At rest, most of LV wall thickening reflects thickening of the inner layer of the myocardium, while the middle and outer layers contribute only moderately and minimally, respectively. Thus, necrosis predominantly affecting the inner layer may lead to significantly diminished wall thickening at rest. Although the middle and outer layers thicken little at rest, they thicken more with catecholamine stimulation and thus contribute more to overall wall thickening during dobutamine stimulation.11

The presence of dobutamine responsive wall thickening may therefore indicate the presence of viable myocardium in the middle and outer layers of the LV wall. It is conceivable that viable myocardium at this particular level of the LV wall may eventually attenuate LV remodelling. This hypothesis was tested by several investigators12–14; they unanimously demonstrated, using low dose dobutamine echocardiography, that the absence of residual infarct zone viability in patients with first AMI was indeed an independent predictor of LV remodelling, despite a patent IRA and absence of residual stenosis.12 Furthermore, they also demonstrated that infarct size, as assessed by the wall motion score index during low dose dobutamine echocardiography, was significantly related to subsequent LV remodelling in contrast to the wall motion score index at rest. This finding is not surprising as wall motion abnormalities at rest may be caused by myocardial necrosis and/or stunning. In the latter case there may be contractile reserve which can be demonstrated by dobutamine.

Thus, the extent of wall motion abnormalities during low dose dobutamine represents the extent of myocardial necrosis (true infarct size) better than the wall motion abnormalities at rest. In fact, the wall motion score index at rest was similar in the group with and without subsequent LV remodelling.13,14 Nijland and colleagues14 also demonstrated that the number of pathological Q waves on the ECG was another independent predictor of LV dilatation, although Q waves are neither sensitive nor specific for infarct transmurality.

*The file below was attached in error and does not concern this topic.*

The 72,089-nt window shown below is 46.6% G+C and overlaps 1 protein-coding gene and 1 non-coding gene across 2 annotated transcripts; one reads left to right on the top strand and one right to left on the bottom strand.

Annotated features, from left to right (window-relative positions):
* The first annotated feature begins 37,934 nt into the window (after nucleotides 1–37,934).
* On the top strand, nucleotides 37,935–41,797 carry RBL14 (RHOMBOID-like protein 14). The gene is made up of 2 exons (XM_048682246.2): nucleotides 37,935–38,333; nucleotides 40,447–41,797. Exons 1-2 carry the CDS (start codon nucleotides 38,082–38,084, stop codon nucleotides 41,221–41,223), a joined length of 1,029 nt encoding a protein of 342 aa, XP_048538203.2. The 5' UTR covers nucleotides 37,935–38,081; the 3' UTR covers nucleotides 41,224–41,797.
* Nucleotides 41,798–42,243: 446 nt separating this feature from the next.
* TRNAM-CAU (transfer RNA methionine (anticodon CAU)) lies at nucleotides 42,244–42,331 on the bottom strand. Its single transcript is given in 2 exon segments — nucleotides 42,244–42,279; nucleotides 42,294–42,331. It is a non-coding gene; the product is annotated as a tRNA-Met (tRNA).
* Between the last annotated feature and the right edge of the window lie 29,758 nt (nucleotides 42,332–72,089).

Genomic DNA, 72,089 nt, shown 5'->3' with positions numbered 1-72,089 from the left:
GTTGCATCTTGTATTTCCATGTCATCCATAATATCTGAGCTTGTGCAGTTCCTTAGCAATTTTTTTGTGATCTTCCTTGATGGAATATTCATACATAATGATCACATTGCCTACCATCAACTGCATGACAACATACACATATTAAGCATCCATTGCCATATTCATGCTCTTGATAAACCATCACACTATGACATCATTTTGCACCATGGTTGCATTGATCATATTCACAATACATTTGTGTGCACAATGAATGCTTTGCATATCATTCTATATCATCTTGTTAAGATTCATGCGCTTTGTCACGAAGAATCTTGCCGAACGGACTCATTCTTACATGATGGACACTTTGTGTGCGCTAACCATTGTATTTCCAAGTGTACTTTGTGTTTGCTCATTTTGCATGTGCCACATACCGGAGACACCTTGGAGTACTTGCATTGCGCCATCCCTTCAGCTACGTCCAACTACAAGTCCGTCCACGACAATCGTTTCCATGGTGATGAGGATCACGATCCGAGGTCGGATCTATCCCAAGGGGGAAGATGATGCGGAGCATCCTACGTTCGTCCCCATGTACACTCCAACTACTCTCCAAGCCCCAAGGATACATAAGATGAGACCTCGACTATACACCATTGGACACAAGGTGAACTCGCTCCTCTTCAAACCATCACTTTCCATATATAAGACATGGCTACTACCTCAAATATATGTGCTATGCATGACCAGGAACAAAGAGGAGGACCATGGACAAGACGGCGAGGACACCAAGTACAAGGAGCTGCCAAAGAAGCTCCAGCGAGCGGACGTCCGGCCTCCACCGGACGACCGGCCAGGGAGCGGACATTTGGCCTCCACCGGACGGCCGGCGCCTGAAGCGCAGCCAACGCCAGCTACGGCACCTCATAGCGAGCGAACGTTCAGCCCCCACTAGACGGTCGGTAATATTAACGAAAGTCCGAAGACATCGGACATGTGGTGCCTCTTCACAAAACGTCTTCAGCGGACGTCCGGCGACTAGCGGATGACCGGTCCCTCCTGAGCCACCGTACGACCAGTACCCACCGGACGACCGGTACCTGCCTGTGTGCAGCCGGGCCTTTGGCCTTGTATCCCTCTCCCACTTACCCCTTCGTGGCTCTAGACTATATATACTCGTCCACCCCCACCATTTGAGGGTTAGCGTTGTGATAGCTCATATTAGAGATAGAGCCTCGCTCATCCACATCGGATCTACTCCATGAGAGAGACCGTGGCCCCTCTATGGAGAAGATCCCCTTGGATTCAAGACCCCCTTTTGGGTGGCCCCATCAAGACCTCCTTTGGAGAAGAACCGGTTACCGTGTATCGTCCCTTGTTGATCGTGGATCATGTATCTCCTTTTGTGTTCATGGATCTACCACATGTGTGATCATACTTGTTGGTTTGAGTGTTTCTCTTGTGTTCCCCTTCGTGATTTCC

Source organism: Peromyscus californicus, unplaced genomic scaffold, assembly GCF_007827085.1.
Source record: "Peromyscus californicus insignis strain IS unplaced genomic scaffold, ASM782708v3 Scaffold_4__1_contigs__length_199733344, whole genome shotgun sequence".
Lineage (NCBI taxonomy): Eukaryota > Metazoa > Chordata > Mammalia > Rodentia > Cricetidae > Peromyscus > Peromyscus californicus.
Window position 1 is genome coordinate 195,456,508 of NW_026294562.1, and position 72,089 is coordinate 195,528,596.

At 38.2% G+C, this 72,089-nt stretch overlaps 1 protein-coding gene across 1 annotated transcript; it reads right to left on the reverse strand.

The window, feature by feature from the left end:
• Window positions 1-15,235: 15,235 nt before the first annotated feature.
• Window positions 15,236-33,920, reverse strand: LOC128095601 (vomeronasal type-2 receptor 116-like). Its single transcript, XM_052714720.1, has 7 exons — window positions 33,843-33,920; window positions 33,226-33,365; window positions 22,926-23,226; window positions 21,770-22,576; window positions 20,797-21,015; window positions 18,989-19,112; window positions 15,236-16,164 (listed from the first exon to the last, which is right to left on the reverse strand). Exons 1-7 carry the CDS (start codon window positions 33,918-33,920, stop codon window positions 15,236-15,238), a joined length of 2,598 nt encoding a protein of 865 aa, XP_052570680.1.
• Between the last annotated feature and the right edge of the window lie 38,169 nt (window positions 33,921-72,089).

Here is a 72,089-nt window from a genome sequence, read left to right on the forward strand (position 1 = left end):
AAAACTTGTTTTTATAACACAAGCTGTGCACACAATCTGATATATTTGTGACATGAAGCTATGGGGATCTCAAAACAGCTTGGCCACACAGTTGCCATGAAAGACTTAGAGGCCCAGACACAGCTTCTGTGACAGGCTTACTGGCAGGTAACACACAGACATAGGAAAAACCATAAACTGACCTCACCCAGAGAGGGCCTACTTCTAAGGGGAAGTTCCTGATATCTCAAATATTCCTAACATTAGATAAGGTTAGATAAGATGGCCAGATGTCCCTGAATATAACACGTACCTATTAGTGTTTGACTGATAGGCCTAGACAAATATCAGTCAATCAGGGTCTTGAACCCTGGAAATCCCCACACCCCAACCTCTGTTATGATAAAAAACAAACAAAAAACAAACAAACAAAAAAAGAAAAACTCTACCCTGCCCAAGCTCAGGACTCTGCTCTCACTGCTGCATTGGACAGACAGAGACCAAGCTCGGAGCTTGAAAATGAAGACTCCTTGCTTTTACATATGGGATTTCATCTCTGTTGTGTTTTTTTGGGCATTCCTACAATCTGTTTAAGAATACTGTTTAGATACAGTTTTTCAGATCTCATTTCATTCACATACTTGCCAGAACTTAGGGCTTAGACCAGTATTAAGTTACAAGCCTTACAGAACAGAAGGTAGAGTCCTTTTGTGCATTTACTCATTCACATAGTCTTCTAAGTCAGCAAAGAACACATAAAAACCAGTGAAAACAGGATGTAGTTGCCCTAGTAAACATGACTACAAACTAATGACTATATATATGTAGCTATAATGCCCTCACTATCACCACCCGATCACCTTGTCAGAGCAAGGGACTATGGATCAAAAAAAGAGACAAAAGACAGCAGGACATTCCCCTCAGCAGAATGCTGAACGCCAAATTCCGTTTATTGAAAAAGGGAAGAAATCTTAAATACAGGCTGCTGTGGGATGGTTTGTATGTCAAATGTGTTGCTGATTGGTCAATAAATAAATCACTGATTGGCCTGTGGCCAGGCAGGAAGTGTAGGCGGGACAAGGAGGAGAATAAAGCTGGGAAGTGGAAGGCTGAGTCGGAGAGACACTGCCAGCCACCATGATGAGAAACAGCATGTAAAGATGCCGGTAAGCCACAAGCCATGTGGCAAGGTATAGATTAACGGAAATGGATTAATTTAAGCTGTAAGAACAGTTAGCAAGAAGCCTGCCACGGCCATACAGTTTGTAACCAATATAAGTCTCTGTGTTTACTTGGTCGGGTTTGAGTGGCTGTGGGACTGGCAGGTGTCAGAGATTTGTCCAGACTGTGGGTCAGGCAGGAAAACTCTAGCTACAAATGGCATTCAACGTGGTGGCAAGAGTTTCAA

In this issue of Heart, Coletta and colleagues demonstrate once again that contractile reserve within the infarct zone obviates LV remodelling15; in contrast, an ischaemic response at high dose dobutamine—that is, deterioration of the wall motion score of ⩾ 2 grades either in or outside the infarct zone—was strongly related to subsequent LV remodelling. Apparently, myocardial necrosis is not a prerequisite for remodelling and can be initiated by regional myocardial dysfunction (hibernation) on the basis of severe coronary stenosis. Indeed, multistage dobutamine stress echocardiography has been shown to be safe and very reliable in detecting residual stenosis of the IRA and multivessel coronary artery disease during the first week after AMI.16


Development of LV remodelling after AMI is a complex process influenced by many factors, some of which are yet to be elucidated. Multistage dobutamine stress echocardiography can be performed at the bedside and early after onset of AMI. This enables the clinician to identify the patient prone to subsequent LV remodelling, and thus to refine risk stratification in seemingly uncomplicated AMI at low cost—a necessity in this cost conscious era.

Development of left ventricular remodelling after acute myocardial infarction is a complex process influenced by many factors, some of which are yet to be elucidated


View Abstract

Request permissions

If you wish to reuse any or all of this article please use the link below which will take you to the Copyright Clearance Center’s RightsLink service. You will be able to get a quick price and instant permission to reuse the content in many different ways.

Linked Articles

  • Miscellanea
    BMJ Publishing Group Ltd and British Cardiovascular Society
  • Miscellanea
    BMJ Publishing Group Ltd and British Cardiovascular Society